Greg Strand is EFCA executive director of theology and credentialing, and he serves on the Board of Ministerial Standing as well as the Spiritual Heritage Committee. He and his family are members of Northfield (Minnesota) EFC.
Sinclair Ferguson recently addressed the important theme of “Best Lessons from a Lifetime of Pastoring.” Ferguson has served in pastoral ministry for 42 years. He acknowledges that there are both positive and negative things to learn from ministers of the gospel.
Ferguson identified three lessons, three dimensions of pastoral ministry that he would consider “best lessons” which focused on (1) the church family, (2) the center of ministry, and (3) that which underlies everything about ministry, one’s relationship with the Lord. He did so under the alliteration of “love your people,” listen to our own preaching,” and “living all of life in the presence of the triune God.” I include a summary of Ferguson’s excellent message, but encourage you to listen to the whole of his presentation (19 minutes).
Ourselves and Our People (love your people)
It is fundamental to love the people God with and to whom you serve (1 Tim. 1:5). The end-goal of loving people is the foundational principle of ministry and is more important than anything else, including your gifts. If gifts are exercised without love they become nothing more than a noisy gong or clanging symbol (1 Cor. 13:1). A challenge of the young is to emphasis truth. But often it is done so at the expense of love: truth without love. He notes that with the gospel there is no reality of truth without love. It is love that oils the wheels of our preaching since people know we love them. This is not a virtue that we create or work up on our own but is a work of the Holy Spirit, fruit he produces. A common mistake is that one can say something without a relationship of love. Jesus reminds us to be patient with people (Lk. 24:25). Paul exhorts us to be careful in our teaching with great patience (2 Tim. 2:24-25).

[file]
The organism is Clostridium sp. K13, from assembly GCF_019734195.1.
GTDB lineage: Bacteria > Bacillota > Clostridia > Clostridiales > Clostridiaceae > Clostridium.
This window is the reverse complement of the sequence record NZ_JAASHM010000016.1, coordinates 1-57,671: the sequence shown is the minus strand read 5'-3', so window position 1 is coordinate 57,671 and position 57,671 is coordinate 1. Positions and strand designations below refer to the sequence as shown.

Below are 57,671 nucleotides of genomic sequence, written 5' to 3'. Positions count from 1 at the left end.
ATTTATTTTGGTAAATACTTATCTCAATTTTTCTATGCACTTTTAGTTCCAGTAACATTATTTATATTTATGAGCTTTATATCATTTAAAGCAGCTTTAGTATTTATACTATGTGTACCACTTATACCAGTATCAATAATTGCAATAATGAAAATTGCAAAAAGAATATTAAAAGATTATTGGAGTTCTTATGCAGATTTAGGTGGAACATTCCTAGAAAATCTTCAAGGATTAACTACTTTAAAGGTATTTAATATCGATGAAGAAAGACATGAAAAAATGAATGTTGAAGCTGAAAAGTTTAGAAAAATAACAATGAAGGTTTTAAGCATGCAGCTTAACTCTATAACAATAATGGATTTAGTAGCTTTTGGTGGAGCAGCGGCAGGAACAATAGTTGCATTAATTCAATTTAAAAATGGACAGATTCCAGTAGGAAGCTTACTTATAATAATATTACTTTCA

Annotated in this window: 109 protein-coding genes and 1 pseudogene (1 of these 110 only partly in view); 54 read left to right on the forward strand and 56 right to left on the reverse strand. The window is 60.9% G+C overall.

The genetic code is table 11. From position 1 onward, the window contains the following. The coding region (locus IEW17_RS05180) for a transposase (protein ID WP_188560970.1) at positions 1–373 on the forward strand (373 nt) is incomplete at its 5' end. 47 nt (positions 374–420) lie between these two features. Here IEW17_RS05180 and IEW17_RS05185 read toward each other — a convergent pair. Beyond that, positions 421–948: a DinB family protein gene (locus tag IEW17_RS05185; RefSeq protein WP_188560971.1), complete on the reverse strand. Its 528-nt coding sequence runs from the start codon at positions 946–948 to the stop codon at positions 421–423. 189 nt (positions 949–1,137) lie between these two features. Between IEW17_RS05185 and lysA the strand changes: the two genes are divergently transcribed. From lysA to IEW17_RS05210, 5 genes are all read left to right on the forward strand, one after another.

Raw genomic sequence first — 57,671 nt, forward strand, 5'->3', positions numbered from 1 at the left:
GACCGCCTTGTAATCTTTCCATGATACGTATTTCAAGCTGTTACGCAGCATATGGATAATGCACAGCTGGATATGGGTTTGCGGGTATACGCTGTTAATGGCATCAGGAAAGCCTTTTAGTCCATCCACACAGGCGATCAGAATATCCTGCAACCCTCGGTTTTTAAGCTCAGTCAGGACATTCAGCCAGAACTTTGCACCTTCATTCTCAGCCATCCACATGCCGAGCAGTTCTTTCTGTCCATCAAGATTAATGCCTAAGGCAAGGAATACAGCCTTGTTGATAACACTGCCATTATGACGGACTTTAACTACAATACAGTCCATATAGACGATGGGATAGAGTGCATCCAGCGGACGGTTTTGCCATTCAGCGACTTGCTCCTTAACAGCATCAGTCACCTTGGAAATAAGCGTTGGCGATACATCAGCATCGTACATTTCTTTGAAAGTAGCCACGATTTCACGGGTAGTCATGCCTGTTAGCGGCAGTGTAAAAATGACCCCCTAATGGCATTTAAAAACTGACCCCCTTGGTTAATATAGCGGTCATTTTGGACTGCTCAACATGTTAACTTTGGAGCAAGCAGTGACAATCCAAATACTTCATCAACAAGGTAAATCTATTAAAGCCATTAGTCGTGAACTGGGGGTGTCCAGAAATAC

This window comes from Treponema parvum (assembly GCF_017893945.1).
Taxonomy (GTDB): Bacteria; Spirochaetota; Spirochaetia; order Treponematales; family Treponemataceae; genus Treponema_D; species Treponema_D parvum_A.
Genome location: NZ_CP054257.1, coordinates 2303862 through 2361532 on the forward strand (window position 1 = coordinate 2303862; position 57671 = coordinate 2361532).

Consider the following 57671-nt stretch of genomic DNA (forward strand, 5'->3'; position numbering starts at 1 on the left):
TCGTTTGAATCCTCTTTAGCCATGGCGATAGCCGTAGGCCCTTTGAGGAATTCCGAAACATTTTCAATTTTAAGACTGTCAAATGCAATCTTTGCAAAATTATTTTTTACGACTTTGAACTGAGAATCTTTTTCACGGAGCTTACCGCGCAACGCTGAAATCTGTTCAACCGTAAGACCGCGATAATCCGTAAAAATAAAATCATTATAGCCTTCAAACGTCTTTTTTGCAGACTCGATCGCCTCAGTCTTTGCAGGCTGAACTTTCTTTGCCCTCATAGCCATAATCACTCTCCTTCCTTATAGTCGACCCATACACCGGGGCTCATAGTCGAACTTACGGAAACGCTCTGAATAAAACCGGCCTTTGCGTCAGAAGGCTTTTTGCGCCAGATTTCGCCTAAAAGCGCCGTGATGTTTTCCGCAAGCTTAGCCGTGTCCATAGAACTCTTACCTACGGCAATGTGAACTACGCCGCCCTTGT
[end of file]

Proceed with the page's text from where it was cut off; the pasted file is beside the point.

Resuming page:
Ourselves and Our Preaching Ministry (listen to our own preaching)
Listen to your own preaching (this does not mean a literal recording of yourself). As you do so, bear in mind that you can never hear yourself like the congregation hears you. John Owen noted that the messages that came most powerfully from him were those that had come to him first in his life, i.e. he heard and heeded the message he was preaching before he preached the message. As you study, prepare and preach, there is no one in the congregation more under the ministry of the Word than you as a preacher. As pastors and preachers, we will never be masters of the Scriptures, but we are to be mastered by the Scriptures. Paul states that as a minister of the gospel we do not preach ourselves but Christ Jesus as Lord, and we are the bondservants of those we serve (2 Cor. 4:5). That is love for the people. When Martyn Lloyd-Jones was asked about preaching in the power of the Holy Spirit, he stated that it happens when you are conscious that you are hopeless, sinful and weak. God desires us to be under the ministry of the Word in which we are engaged. We all sit under the same ministry of the Word that others in the congregation do.
Ourselves and Our Walk with God (living all of life in the presence of the triune God)
We live the whole of our lives in the presence of our triune Lord. As a teenager, Ferguson was exposed to three things that profoundly shaped him. The first was Brother Lawrence’s The Practice of the Presence of God (lived in the 17th century).The second was William Still’s The Work of the Pastor (lectures from the mid-1960s, first published in 1984) through which he was challenged always to keep a sanctuary in your heart for the Lord that is hermetically sealed from everything else, and to let nothing into that sanctuary. The third influential work that influenced him was John Owen’s Communion with God the Trinity (1657). The truth of God’s appropriations, his work focused on the church in which the whole trinity is involved, though one takes a lead, was and is a profound reality. He learned to live the whole of his life with the foundational truth and reality that he is not alone, he is an adopted child of the Creator, he is one for whom Jesus was not ashamed to die and call brother, which is true for all Christians, and his profound awareness that when the Spirit comes he transforms our lives into light in the Lord. It is then that we become pastors.